In baptism, the physical element is water, and the symbolism of being “washed clean from our sins” is easy to see and understand the relationship to “spiritual cleansing.” The actually meaning of the word “Baptism,” or “baptizo” in Greek is simply, “To dip.” Not really too theological. But there more to the meaning that just this relationship to the Jewish ceremony of cleansing oneself in a Miqvah, a ceremonial pool or bath, before entering a holy place, or when it is necessary to be spiritually cleansed. We receive a new name.

 

Question, when a prophet in the Old Testament was going to demonstrate to the people, whom God had chosen, what did the prophet do? … He poured oil over the “chosen ones” head. To pour oil on the person was to indicate who was chosen; by simply anointing the person in public, the people could then see who was chosen by God…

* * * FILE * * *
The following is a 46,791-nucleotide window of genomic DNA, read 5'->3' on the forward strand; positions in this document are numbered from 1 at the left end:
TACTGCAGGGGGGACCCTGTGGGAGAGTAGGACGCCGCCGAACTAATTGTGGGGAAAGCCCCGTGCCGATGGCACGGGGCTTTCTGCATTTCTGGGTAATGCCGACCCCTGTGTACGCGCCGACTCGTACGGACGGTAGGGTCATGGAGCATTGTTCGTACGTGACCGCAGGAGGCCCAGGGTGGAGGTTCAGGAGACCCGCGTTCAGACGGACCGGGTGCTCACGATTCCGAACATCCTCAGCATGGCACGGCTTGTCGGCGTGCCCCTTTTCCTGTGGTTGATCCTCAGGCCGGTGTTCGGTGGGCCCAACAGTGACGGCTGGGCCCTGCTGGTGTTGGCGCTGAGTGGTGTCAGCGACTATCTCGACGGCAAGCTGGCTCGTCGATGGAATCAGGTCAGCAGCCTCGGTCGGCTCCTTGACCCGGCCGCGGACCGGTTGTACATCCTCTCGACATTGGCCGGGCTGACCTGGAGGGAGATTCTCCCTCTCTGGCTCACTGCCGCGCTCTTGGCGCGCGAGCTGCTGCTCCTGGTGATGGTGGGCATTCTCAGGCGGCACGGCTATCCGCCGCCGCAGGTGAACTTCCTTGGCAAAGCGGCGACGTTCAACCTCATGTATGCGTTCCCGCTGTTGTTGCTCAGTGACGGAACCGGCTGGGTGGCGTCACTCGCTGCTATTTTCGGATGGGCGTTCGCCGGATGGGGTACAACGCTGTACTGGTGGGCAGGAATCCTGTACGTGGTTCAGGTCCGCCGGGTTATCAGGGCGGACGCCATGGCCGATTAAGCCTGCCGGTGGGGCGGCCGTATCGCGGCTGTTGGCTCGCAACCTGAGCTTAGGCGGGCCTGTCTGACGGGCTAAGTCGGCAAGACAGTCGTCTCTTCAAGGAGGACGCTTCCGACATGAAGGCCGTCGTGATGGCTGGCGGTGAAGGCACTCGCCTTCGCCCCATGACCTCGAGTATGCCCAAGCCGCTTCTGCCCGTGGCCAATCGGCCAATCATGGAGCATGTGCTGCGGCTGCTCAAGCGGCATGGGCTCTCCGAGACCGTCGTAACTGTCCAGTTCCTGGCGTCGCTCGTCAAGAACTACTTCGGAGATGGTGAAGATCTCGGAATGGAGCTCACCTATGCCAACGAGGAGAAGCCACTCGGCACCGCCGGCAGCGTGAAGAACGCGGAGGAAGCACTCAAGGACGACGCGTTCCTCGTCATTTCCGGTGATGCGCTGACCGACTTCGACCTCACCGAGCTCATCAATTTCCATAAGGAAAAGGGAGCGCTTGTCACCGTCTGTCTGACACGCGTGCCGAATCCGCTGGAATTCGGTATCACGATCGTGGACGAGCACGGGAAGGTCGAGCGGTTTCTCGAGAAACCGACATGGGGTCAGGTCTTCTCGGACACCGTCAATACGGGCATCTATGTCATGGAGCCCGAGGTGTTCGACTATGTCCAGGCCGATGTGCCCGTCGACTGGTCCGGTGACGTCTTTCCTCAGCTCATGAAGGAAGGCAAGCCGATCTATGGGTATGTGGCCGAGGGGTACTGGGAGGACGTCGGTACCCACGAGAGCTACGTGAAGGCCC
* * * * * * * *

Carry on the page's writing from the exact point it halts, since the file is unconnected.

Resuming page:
Therefore, in Baptism, not only is the meaning of cleansing us from sins demonstrated, but we have shown the world that by the grace of God and the movement of the Holy Spirit, the person was CHOSEN and is ‘annointed’ to be a Child of God’s from now to eternity. It has nothing to do with the one baptizing; it is all done by God.

 

Question: Why was it necessary for Jesus to be baptized? Because he sinned? No, it was an event planned by God so that the people standing around Jesus, could hear directly from God, Jesus’ real identity.

 

21 Now when all the people were baptized, and when Jesus also had been baptized and was praying, the heaven was opened, 22 and the Holy Spirit descended upon him in bodily form like a dove. And a voice came from heaven, ‘You are my Son, the Beloved;* with you I am well pleased.’*

 

Just by His name, we know that Jesus was sent to save.